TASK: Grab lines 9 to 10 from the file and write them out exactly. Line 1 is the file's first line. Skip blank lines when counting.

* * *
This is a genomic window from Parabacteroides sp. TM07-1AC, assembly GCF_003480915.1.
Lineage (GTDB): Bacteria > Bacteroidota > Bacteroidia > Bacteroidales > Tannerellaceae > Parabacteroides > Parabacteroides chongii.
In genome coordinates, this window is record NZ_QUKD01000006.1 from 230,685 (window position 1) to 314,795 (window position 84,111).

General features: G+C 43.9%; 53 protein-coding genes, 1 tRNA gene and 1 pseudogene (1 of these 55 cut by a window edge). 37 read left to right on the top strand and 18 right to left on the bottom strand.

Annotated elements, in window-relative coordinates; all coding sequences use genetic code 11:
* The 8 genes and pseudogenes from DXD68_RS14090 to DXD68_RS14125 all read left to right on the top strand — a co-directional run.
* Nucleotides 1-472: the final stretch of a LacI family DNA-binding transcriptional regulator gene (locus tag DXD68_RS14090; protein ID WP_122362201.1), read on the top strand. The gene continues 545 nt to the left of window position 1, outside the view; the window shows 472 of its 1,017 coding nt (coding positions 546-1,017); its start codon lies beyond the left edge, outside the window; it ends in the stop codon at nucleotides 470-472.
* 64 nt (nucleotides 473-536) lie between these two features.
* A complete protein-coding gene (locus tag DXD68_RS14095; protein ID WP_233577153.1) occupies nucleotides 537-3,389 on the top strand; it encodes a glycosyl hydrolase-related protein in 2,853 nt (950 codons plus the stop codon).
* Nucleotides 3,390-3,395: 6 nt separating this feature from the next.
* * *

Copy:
* A complete protein-coding gene (locus tag DXD68_RS14095; protein ID WP_233577153.1) occupies nucleotides 537-3,389 on the top strand; it encodes a glycosyl hydrolase-related protein in 2,853 nt (950 codons plus the stop codon).
* Nucleotides 3,390-3,395: 6 nt separating this feature from the next.